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Old book Benefits forgot

  1. 1. IT M iiNEFITS 1 FORGOT < v: ESTIER •
  2. 2. Class Book. Goipgtit^ . COPYRIGHT DEPOSIT.
  3. 3. BENEFITS FORGOT WOLCOTT BALESTIER AUTHOR OF REFFEY, A COMMON STORY, CAPTAIN MY CAPTAIN, ETC. W 0K C0 * ' D. NEW YORK APPLETON AND COMPANY 1894 // ^
  4. 4. Copyright, By D. 1893, APPLETON AND COMPANY. Electrotyped and Printed AT THE APPLETON PRESS, U. S. A.
  5. 5. : Freeze, freeze, thou bitter shy, That dost not bite so As benefits Though thou Thy nigh forgot the waters warp, sting is not so sharp As friend remembered AC' not. 1
  6. 6. BENEFITS FOEGOT. James Deed's wedding-morning, and the town Deed himself was so full of the knowledge of it It was knew it. that his face would break from time to time, without his will, into a as fond and incommunicable smile of happiness he rode along towards Maverick on his horse. His eye measured the crisp and sparkling Colorado morning he took the sun upon his large, with the pleasant feeling that The ; and wholesome, likable face, its shining was for him. him in thought, and handsome thing by his weddingthings, the blizzards and sand-storms, agreeable world seemed to have to be minded And day. to do the the evil and the winds that will be howling at all hours in Colshunned the face of this thrice-blessed day. The cattle pony which Deed was riding had got the news of the kindling morning air, though he lacked word of the wedding; but it was enough that he also knew orado, what it was of a mind Deed patted his flank affectown together and he was good morrow to the herd that came to to be happy. swung tionately, as they to give into ; the barbed-wire fence to observe his happiness with impassive eyes. It was too early to see Margaret ; but when he had waked at the ranch house on his cattle-range,
  7. 7. ; BENEFITS FORGOT. 2 where he had spent the last few days, he had found it impossible to remain quietly within doors, and since he must ride, it was the nearest thing to seeing her to ride in her direction. The curtains were down still windows at the of the house where Margaret had been staying with Beatrice The Vertners occupied Vertner for a month. dwelling in Mayerick the largest the brick house which except made his strike at Aspen journeyman carpenter Queen Snell had built since he had its architecture was in the Anne-manner common Western towns which have to The pony, accustomed towards the gate, and Deed was reached their second stage. to stop- ping, swerved in obliged to restrain mind There was no one him, unwillingly. that he should kiss his hand in sight to to a certain curtain in the second story; but he was obliged to content himself with this. He gave the pony the rein, and went swinging into Maverick by way of Mesa street. His eye roved anxiously, with another thought, as he galloped along, over the circle of snow-peaks that separated Lone Creek Valley from the world a cleft in the white hills through Philip, should at the Pinon on horseback, moment outside, which and rested on his younger son, be making his way from to be present at the wedding in the afternoon. Zacatecas Pass, which found its way through this breach in the Sangre de Cristo Range, led down, at a point thirty miles above Maverick, to the railway by which Philip should be taking a train within a few hours. dusty cloud, of which Deed feared he hung above the trail. It snowing in the mountains. knew seemed probable that If it was, Philip A the meaning, it was would almost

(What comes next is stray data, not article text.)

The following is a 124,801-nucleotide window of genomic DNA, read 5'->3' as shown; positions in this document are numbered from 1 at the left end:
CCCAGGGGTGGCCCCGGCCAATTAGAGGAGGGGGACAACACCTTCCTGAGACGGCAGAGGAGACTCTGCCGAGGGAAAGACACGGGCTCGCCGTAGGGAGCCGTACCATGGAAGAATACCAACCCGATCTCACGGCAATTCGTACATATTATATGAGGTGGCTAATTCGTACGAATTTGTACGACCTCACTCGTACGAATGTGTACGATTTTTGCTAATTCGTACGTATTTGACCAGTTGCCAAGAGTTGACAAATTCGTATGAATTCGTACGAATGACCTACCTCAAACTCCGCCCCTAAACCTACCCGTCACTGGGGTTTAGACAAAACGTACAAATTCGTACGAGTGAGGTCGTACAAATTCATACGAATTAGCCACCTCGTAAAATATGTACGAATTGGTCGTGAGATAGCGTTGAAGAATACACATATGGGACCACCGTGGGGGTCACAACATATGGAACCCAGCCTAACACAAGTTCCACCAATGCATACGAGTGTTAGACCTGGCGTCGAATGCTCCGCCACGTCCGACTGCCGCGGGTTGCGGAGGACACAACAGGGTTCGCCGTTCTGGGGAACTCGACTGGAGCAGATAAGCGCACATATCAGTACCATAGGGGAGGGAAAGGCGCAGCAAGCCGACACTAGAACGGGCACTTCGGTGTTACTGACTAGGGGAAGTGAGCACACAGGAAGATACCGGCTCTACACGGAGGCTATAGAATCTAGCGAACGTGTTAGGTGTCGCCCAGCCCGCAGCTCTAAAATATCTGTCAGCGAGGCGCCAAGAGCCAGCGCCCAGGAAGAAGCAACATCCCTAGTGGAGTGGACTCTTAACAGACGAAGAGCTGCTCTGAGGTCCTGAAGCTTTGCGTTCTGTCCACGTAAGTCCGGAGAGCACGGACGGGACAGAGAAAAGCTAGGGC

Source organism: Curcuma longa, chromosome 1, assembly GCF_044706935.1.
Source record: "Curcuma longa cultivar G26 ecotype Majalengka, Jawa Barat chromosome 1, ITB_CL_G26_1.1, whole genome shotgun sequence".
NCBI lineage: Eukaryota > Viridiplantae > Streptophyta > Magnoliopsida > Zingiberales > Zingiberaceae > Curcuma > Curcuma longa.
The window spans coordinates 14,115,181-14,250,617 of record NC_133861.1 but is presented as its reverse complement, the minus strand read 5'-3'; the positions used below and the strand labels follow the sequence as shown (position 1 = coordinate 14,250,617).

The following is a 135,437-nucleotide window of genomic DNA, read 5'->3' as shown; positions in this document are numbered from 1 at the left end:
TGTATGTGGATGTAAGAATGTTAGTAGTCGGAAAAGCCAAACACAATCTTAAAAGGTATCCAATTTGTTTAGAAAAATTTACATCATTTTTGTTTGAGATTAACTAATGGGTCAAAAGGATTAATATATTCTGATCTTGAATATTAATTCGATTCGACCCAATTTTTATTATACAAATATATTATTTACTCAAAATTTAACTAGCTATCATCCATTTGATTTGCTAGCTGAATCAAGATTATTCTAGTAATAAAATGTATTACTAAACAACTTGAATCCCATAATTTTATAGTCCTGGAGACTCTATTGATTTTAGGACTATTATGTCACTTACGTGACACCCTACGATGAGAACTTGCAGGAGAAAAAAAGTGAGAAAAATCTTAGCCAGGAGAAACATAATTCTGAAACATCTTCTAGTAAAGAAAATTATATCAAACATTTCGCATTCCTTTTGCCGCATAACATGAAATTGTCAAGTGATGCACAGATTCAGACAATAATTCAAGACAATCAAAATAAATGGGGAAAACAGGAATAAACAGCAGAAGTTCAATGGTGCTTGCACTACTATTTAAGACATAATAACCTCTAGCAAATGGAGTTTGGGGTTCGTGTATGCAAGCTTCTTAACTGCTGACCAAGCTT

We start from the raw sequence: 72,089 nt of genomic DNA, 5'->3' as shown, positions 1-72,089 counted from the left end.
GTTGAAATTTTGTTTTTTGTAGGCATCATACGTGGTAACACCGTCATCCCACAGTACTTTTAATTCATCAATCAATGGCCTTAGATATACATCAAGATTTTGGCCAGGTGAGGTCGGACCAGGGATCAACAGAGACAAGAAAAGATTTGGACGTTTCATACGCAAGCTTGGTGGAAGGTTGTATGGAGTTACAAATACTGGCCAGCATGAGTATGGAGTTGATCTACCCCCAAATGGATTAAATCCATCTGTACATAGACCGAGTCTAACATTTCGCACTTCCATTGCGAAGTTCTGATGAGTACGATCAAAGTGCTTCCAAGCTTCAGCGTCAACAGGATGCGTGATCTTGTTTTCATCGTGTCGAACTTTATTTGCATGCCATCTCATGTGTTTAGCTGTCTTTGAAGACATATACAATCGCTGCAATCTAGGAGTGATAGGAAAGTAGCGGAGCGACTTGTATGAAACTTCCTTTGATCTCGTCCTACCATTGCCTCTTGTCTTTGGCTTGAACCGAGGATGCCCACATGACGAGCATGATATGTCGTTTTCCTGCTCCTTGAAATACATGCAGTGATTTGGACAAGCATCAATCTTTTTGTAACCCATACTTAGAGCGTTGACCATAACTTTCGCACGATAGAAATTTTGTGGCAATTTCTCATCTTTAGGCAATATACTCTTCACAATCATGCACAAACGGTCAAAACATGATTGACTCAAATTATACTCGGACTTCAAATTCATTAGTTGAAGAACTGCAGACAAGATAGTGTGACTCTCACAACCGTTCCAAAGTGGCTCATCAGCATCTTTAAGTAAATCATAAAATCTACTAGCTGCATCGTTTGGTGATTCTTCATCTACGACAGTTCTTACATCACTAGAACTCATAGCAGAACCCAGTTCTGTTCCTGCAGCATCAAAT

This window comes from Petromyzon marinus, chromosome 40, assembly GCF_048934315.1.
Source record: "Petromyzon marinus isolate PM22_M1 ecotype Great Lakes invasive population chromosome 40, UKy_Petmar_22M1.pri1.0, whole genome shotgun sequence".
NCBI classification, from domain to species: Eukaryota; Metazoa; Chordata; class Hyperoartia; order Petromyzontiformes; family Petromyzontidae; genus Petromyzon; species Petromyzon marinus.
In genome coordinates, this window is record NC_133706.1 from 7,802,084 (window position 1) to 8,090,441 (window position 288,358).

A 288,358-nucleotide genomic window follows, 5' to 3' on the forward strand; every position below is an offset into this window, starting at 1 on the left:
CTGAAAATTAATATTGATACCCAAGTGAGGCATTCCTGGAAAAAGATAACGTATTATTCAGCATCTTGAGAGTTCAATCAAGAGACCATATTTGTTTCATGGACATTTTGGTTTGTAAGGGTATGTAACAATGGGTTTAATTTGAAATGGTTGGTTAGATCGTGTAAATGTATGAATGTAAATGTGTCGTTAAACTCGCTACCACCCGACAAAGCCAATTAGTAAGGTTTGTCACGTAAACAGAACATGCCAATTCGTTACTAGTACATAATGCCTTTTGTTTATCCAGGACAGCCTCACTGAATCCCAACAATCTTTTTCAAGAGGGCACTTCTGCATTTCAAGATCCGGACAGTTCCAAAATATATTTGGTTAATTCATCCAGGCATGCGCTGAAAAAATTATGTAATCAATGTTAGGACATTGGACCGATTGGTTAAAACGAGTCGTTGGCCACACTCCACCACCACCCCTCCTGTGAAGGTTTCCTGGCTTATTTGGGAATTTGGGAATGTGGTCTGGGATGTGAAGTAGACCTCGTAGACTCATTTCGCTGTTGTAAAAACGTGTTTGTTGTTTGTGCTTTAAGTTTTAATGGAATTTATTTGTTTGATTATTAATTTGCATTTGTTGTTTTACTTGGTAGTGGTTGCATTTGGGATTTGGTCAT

8. 8. BENEFITS FORGOT. certainly fail to arrive in time he would : 3 was equally certain that it be in danger. There had been a thaw, succeeded by freezing weather, and the crusted snow clung to the huge mountain shapes as if it were moulded on them. It was charming to follow the modelling of their mighty bulks under the conforming vesture of white, swelling and dying away in divine suggestions of hidden grace, with the effect of a maiden's raiment. which the hills mounted to the on one another, buried in the hollows most secret ; The snow plumped softness. and pursued fold. The edged lines by summits lay crumpled their climbing sides to the The angles were curves, and the curves glistering reaches of satin; for at every point the sunlight meshed itself in a gleam of white, and the whole snow shone with a blinding glitter. In radiance of the fact, the polished hills field of gave off a which the eye could not meet with patience, and Deed, withdrawing his glance from the mountains, fixed glare it on the scattered town into which knew every building in up. He remembered when Maverick had stood the post-office — if it ; a tent now reared [he was coming. He he had seen most of them go its the general supply-store of may be said to stand —where ugly splendour of brick, stone- trimmed and mansard-roofed. In the road over which he was riding there was a familiar spot where an embattled squatter had held his own against the town for a twelvemonth, refusing to move the log cabin which he Mesa street before there was a Deed had contributed to the building of the Episcopal church, past which he was riding at the moment; and as he glanced at its roof and front, he was had built in the centre of Mesa street.